Comment author: Geuss 15 September 2017 10:11:44AM *  -3 points [-]

"This does not mean that capitalism is bad because capitalism is not conceptually tied to selfishness. The question of which system of economic ownership we ought to have is entirely separate to the question of which ethos we ought to follow."

This is almost solipsistic - it sounds like you're denying that a complex social world exists out there with powerful and entrenched system of causation. Only for the most remote, cerebral idealist are these two things possibly separate. What's the point of this kind of philosophy?

Comment author: Geuss 15 September 2017 10:04:41AM *  1 point [-]

I don't way to be too harsh, but this is the apotheosis of obtuse Oxford-style analytic philosophy. You can make whatever conceptual distinctions you like, but you should really be starting from the historical and sociological reality of capitalism. The case for why capitalism generates selfish motivations is not obscure.

Capitalism is a set of property relations that emerged in early modern England because its weak feudal aristocracy had no centralised apparatus by which to extract value from peasants, and so turned to renting out land to the unusually large number of tenants in the country - generating (a) competitive market pressures to maximise productivity; (b) landless peasants that were suddenly deprived of the means of subsistence farming. The peasants were forced to sell their labour - the labour they had heretofore been performing for themselves, on their own terms - to the emerging class of agrarian capitalists, who extracted a portion of their product to re-invest in their holdings.

The capitalists have to maximise productivity through technological innovation, wage repression, and so forth, or they are run into the ground and bankrupted by market competition. There is, as such, a set of self-interested motivations which one acquires if one wants to be a successful and lasting capitalist. It is a condition of the role within the structure of the market. The worker has to, on the other hand, sell themselves to those with a monopoly of the means of subsistence or face starvation. To do so they have to acquire the skills, comport and obedience to be attractive to the capitalist class. Again, one has to acquire certain self-interested motivations as a condition of the role within the market. Finally, capitalism requires a sufficiently self-interested culture such that it can sustain compounding capital accumulation through the sale of ever-greater commodities.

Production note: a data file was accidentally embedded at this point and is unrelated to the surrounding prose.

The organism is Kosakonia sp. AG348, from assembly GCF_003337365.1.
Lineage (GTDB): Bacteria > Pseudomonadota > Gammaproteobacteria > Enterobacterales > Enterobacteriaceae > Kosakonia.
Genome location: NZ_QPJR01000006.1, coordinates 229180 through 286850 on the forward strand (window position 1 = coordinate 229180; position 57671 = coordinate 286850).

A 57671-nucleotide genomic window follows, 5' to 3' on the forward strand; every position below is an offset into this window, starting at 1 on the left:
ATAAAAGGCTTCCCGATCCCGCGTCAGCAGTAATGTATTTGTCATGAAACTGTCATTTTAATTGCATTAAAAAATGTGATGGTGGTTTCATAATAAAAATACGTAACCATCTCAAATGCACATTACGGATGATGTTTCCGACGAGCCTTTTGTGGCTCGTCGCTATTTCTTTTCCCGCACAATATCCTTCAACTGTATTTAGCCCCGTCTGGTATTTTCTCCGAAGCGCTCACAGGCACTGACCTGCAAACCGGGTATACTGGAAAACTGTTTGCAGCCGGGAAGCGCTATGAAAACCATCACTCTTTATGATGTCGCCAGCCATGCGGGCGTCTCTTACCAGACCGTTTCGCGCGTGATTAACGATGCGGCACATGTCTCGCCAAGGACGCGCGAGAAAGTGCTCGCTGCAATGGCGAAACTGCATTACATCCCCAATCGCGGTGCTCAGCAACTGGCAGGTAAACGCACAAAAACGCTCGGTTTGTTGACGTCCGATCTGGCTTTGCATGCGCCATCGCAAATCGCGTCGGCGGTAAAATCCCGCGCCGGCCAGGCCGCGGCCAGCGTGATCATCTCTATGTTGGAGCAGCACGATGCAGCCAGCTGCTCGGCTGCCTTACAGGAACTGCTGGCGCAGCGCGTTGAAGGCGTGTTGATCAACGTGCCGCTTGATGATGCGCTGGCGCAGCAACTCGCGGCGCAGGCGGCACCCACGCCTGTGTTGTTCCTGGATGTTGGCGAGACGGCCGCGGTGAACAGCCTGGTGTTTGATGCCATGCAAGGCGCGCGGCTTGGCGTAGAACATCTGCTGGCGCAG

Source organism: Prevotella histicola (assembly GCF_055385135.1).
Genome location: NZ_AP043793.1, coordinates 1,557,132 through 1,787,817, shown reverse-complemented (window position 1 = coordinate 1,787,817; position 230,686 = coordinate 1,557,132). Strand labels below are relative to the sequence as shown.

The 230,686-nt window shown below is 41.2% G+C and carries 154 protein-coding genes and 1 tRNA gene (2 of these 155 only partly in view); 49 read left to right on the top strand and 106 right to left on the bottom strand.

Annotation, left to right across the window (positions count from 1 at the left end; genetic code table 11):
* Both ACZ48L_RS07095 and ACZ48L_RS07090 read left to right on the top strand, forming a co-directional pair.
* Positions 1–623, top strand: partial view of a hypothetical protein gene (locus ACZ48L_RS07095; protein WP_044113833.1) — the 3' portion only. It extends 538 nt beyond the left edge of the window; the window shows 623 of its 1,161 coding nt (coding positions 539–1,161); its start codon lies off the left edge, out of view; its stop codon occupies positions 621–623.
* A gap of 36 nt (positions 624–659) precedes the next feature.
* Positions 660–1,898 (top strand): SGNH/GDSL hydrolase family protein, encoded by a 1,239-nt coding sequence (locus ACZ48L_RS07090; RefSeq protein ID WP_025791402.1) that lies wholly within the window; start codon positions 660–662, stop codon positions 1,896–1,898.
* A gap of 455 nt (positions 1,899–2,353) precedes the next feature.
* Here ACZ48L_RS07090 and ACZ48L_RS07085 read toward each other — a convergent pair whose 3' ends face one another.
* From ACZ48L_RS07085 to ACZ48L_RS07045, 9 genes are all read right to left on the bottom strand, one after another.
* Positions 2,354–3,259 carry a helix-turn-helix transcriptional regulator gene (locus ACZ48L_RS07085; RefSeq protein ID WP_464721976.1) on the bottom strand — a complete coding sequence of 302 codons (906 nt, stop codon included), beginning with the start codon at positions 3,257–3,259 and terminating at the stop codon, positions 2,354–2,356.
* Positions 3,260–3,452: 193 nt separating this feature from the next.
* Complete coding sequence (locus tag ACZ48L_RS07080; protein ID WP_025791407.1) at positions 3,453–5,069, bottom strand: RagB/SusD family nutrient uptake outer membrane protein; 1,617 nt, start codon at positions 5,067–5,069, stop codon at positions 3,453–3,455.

Comment author: Halstead 15 September 2017 08:17:28AM 0 points [-]

Sorry I should've been clearer. I meant the socialist argument as used in criticisms of EAs by Leiter and Srinivasan etc. They talk as though EAs are missing something painfully obvious by not advocating for the destruction of extensive private property ownership. This shows a lack of epistemic awareness.

Comment author: Geuss 15 September 2017 09:21:49AM *  0 points [-]

Leiter is an ideologue and a bully, so that wouldn't surprise me. I think Srinivasan is a careful thinker, though. In fact she believes that because all of our beliefs are caused by antecedent factors outside of our control, that we cannot fully and sincerely commit to any belief. She has a view that is not unlike Rorty's ironism. So she's definitely 'epistemically aware'.

And the same is true, in my opinion, in the opposite direction: the EA community is extremely homogeneous. Its members generally share the same utilitarian, rationalist, technocratic, neoclassical worldview.

Comment author: Halstead 14 September 2017 05:07:34PM 0 points [-]